« Last Edit: January 13, 2023 @892.29 by Onio » Logged

purelyconstructive
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« Reply #3 on: January 14, 2023 @693.66 »

If the most lightweight form of Linux Mint is still slow (i.e.: the one with Xfce), then you could always go with some form of Puppy Linux. I have gotten it running on an old HP Netbook from the early 2000s before. :grin:

If it is okay to ask tarraxahum, what type of Windows software did you want to keep? Most common software programs have a free and open-source equivalent (e.g.: LibreOffice instead of MSOffice, GNU Image Manipulation Program instead of Adobe Photoshop, Kdenlive instead of Adobe Premier, LMMS instead of Avid Pro Tools, etc.). They function in ways that are very similar and should be compatible with many of the file types that you might already have.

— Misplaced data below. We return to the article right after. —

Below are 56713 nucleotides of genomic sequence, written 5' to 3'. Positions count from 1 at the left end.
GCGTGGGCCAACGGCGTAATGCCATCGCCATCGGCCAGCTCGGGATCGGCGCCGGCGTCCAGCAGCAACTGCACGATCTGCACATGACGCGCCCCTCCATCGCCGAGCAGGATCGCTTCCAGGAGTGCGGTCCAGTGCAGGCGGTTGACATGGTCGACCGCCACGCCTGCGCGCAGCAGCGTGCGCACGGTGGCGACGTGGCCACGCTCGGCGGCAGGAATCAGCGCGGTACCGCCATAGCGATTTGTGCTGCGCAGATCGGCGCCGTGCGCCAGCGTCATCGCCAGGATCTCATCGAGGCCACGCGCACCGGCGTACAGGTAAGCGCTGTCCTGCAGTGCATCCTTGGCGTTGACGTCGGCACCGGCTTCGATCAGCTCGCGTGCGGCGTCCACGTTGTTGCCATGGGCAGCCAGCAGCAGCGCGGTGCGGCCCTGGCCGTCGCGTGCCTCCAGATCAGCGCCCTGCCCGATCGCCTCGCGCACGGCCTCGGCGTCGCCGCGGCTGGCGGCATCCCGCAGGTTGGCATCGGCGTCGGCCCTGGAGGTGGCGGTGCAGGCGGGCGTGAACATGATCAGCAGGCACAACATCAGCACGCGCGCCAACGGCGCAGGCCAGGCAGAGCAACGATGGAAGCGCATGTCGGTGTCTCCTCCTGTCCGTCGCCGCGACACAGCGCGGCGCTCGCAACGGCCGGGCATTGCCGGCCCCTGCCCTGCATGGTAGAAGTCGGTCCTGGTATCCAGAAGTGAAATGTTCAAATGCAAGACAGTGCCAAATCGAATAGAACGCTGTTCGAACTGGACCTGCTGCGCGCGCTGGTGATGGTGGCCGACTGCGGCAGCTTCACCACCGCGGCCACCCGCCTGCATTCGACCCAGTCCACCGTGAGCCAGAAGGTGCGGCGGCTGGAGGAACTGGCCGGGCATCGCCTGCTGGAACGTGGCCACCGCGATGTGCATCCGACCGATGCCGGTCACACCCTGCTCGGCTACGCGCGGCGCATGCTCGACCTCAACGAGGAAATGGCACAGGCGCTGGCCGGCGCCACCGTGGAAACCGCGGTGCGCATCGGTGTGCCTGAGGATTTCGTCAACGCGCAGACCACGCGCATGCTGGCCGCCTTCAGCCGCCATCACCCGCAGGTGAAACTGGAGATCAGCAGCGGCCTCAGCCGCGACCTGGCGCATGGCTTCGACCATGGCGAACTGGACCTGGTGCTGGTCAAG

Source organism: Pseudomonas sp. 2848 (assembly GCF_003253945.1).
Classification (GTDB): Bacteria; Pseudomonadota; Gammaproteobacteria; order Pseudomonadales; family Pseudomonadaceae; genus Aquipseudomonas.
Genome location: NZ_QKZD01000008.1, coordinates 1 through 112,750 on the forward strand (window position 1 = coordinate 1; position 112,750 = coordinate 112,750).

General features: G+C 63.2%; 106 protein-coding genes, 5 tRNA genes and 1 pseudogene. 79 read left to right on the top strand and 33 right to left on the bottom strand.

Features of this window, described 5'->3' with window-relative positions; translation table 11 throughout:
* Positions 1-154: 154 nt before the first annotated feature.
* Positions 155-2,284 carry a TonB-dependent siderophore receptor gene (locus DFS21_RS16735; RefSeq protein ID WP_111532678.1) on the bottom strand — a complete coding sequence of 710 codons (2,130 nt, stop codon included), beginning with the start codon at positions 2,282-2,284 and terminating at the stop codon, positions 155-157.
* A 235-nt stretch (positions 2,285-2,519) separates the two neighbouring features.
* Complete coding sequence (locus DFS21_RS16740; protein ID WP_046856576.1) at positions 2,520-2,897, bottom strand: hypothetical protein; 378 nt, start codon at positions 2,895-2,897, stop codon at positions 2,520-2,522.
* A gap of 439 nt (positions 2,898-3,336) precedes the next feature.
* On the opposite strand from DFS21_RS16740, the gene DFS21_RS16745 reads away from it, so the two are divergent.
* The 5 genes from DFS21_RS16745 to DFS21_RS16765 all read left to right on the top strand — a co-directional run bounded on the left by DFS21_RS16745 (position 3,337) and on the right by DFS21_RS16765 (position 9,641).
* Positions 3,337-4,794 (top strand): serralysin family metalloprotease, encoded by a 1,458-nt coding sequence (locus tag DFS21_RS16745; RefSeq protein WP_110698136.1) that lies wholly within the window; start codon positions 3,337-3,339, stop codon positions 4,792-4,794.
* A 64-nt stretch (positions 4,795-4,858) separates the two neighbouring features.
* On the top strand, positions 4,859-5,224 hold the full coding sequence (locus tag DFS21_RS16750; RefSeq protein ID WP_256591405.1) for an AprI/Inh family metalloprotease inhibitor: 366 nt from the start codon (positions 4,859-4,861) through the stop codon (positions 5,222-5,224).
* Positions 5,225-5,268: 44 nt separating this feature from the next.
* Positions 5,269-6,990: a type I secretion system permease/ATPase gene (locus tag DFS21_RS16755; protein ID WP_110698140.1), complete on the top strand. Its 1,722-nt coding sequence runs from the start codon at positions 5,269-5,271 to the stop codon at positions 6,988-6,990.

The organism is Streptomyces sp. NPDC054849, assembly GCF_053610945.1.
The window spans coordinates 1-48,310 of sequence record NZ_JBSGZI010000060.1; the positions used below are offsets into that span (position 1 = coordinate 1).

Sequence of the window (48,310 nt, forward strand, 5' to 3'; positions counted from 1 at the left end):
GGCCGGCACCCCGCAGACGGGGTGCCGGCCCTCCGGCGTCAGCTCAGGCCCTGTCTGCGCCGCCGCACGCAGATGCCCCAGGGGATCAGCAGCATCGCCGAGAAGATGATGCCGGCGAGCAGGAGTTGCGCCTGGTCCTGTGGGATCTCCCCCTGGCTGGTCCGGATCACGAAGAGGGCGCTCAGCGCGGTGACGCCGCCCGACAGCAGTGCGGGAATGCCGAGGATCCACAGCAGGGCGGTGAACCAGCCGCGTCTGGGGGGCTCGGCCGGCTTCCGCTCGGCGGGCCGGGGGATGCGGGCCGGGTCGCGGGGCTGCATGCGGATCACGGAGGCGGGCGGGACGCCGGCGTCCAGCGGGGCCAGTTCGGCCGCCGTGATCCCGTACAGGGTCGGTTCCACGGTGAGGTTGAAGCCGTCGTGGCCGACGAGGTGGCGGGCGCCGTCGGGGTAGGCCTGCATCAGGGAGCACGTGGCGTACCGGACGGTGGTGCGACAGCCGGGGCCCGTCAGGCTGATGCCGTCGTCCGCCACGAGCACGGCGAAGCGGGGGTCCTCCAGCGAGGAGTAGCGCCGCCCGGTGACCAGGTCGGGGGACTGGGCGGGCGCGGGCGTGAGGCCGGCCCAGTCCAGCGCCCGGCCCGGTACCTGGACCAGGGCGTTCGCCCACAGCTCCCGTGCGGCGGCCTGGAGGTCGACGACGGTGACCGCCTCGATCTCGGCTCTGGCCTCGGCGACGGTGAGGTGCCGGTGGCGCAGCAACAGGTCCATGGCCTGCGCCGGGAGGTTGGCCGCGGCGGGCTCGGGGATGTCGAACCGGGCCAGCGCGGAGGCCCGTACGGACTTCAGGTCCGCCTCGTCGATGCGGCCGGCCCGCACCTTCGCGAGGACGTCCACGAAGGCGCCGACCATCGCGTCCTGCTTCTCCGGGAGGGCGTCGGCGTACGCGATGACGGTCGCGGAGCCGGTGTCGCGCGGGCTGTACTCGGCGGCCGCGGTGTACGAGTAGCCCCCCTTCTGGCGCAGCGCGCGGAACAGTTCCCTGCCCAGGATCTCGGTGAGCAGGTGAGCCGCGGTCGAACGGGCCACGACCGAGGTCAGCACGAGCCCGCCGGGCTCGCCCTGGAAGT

I don't really game much any more, but I do know that both Steam and Itch.io allow one to search for games that will run on Linux. Games from multiple sources can be organized and run through a management system (like Lutris or GameHub). A lot of people also use Wine (which allows one to run Windows programs on Linux on-the-fly).
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tarraxahum
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« Reply #4 on: January 14, 2023 @939.25 »

If it is okay to ask tarraxahum, what type of Windows software did you want to keep?